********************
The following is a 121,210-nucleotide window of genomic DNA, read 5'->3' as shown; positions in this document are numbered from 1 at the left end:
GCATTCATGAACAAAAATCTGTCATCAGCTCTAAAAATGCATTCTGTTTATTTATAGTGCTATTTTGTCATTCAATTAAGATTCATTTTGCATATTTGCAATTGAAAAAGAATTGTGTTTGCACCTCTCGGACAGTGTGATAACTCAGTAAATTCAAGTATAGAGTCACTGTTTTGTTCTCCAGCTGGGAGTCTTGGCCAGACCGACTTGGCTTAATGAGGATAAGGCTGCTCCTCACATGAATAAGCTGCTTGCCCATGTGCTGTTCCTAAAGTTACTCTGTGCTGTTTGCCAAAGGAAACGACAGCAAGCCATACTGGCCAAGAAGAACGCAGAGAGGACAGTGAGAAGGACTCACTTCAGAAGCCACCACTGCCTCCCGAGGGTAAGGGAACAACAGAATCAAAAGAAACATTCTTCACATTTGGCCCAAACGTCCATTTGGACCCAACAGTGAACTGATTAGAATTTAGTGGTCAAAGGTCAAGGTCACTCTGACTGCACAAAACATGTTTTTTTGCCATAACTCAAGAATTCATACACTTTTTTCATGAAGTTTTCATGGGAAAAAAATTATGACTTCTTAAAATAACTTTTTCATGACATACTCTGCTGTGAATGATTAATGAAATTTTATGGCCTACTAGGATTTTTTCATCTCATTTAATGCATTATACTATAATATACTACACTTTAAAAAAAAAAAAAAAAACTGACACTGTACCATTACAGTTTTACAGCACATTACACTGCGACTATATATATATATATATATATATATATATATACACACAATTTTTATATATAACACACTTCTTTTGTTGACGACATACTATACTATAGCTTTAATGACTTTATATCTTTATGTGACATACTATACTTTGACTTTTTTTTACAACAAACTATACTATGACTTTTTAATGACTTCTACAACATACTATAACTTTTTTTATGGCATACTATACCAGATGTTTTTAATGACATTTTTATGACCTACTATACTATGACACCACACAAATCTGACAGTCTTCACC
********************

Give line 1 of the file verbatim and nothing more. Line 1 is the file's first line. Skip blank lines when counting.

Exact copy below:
The following is a 121,210-nucleotide window of genomic DNA, read 5'->3' as shown; positions in this document are numbered from 1 at the left end: